# What is the unit used in ST_Distance()?

I wonder what the unit is of the float being returned from `ST_Distance`.

In the documentation it says:

...cartesian minimum distance (based on spatial ref) between two geometries in projected units.

What are these projected units?

The geometry is stored in a field: `geometry(Point,4326)`.

I think this is the most frequent question on PostGIS list over time :-)

If your data is in SRID 4326 and you use `geometry` type the result will not give any meaning. It is in degrees.

To get the result in meters just cast to `geography` type and `ST_Distance` will calculate the distance along the great circle instead and return in meters.

``````geometry(Point,4326)::geography
``````

Another option is to project your data to some local projection based on a suitable unit. Then the answer will be in that unit.

• Here is an example to find the distance between two rows in a table SELECT ST_Distance(a.geom::geography, b.geom::geography) FROM pure_gis a, pure_gis b WHERE a.id='1' AND b.id='2'; – Brian McCall Sep 22 '17 at 20:35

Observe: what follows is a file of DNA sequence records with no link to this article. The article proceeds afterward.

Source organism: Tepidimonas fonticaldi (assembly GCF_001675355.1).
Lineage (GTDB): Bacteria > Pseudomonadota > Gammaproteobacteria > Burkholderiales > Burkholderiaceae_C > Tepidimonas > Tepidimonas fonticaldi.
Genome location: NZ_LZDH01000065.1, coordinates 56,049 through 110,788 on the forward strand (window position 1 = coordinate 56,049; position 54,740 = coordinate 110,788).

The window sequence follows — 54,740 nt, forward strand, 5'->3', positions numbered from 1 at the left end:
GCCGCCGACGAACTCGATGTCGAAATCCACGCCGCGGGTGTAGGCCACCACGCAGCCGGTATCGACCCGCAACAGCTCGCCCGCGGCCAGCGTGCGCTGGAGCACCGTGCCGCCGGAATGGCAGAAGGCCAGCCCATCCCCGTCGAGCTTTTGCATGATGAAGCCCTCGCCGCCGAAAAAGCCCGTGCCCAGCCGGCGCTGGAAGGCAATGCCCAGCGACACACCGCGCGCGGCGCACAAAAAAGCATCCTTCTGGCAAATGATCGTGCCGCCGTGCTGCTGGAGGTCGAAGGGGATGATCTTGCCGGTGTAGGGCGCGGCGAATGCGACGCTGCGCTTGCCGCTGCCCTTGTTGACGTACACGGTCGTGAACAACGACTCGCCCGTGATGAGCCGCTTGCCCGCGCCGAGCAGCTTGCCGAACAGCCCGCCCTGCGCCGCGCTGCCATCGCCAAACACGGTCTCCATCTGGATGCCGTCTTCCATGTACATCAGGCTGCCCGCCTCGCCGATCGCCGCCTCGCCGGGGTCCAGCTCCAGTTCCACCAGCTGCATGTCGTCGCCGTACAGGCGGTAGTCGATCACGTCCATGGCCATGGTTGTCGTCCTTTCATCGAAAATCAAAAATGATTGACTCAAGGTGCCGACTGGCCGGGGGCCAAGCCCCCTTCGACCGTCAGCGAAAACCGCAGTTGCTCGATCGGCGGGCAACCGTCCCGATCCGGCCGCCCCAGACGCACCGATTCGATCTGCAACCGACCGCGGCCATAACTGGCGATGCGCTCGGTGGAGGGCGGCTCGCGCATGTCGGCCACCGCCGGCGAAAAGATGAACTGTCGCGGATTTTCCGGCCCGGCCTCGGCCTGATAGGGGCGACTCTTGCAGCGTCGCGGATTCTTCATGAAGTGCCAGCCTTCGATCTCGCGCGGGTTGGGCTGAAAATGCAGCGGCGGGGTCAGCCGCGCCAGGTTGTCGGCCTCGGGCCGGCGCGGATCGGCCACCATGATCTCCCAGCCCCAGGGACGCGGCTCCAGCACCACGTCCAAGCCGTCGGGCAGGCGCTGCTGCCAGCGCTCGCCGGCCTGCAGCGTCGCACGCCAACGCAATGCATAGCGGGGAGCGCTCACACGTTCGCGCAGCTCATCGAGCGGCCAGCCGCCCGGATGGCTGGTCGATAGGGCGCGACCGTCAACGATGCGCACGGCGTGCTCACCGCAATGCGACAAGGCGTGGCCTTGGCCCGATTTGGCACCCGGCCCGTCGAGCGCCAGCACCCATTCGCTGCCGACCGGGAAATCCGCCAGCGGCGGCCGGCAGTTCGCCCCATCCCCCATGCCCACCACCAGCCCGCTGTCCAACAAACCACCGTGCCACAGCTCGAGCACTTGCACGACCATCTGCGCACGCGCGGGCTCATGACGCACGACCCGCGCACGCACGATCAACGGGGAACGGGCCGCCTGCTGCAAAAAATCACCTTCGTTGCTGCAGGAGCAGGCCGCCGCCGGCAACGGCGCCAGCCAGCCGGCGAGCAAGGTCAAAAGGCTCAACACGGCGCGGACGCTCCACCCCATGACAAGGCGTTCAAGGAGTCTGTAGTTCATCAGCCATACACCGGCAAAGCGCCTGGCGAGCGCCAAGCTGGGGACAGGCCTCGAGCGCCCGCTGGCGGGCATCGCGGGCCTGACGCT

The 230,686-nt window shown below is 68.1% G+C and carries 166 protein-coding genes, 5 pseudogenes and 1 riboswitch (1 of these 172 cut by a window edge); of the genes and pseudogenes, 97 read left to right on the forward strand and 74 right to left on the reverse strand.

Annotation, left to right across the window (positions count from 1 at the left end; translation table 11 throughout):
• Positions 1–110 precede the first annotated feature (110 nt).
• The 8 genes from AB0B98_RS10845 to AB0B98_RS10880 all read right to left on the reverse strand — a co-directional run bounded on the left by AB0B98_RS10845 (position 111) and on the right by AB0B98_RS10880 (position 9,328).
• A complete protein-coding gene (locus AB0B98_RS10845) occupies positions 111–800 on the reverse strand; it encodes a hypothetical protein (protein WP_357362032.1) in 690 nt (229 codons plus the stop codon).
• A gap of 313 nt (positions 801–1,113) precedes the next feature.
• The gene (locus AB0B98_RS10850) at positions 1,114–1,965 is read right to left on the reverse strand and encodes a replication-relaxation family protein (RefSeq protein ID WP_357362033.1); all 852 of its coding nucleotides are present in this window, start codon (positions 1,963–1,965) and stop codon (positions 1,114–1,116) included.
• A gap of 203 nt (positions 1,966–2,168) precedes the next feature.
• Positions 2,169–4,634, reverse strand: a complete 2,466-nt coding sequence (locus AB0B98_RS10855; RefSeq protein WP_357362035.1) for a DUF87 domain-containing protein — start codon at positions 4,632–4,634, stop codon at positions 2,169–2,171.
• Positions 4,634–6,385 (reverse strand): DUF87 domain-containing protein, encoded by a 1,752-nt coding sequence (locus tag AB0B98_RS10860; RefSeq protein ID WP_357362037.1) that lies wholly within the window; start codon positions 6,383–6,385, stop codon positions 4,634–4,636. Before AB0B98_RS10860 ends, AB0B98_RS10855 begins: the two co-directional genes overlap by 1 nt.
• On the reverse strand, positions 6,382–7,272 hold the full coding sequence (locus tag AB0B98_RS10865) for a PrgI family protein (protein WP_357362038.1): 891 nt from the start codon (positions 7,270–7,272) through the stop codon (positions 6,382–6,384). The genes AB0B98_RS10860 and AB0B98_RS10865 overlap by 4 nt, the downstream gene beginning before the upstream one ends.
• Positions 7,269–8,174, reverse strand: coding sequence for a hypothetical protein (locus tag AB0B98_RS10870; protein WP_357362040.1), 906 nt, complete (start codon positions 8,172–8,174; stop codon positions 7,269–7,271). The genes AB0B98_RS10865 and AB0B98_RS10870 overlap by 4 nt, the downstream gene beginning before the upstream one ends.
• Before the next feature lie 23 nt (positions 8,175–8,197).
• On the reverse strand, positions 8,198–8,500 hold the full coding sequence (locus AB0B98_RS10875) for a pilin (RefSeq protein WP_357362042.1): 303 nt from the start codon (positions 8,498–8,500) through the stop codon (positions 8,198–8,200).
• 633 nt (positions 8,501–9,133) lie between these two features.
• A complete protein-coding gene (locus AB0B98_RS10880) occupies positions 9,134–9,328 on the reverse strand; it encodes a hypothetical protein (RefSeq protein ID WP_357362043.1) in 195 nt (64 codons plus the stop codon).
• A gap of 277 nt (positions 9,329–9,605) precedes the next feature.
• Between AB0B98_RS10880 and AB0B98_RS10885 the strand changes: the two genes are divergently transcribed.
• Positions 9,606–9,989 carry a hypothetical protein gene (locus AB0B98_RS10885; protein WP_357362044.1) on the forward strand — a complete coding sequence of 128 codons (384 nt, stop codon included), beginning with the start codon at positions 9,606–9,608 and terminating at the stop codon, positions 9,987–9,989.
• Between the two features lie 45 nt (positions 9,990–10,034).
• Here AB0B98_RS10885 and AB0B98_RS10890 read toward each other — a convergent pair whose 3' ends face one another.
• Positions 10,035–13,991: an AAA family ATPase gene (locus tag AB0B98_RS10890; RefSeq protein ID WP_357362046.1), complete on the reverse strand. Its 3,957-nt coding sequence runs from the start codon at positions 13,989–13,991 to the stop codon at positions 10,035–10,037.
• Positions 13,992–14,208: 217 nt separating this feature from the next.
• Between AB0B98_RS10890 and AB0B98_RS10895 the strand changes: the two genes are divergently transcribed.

--Geometry example - units in planar degrees 4326 is WGS 84 long lat unit=degrees

If `ST_Distance` is given two geometries, it assumes those geometries are really in cartesian (or planar) coordinates. Thus, the units are the same as those in the coordinates -- usually metres or feet.

Your problem seems to be that your spatial reference system, 4326, actually uses (angular) geographic coordinates -- degrees long-lat -- so the results are in (somewhat meaningless) degrees.

• Results are entirely meaningless, not even somewhat. – Paul Ramsey Nov 10 '13 at 20:41
• @PaulRamsey. Wouldn't they be the same as what i'd get "measuring" distances on a PlateCaree projection? – Martin F Nov 11 '13 at 3:17
• On a PC, you'd get linear units back and could at least say "OK, I know these units are subject to serious distortion". Getting "degrees" back, people might be tempted to think "aha, I have an angular distance here, just need to multiply by 2R and I'll have a linear distance". The units make a bad measurement potentially even more terribly misleading. And PC is so terrible I don't know why it gets a projection name... does't preserve distance, doesn't preserve direction, doesn't preserve area... – Paul Ramsey Nov 11 '13 at 13:21
• PC preserves distances along the equator and perpendicular to the equator. Aside from the required radians and radius conversions (admittedly, a very major inconvenience), the results of using ST_Distance on 4326 geometries will have the same general mixture of disadvantages and benefits that must be considered when using ST_Distance with projection geometries. Maybe the better debate should be (not "somewhat" versus "entirely" meaningless but) "Should ST_Distance and ST_Area even be allowed to return results given 4326 geometries?" – Martin F Nov 11 '13 at 17:41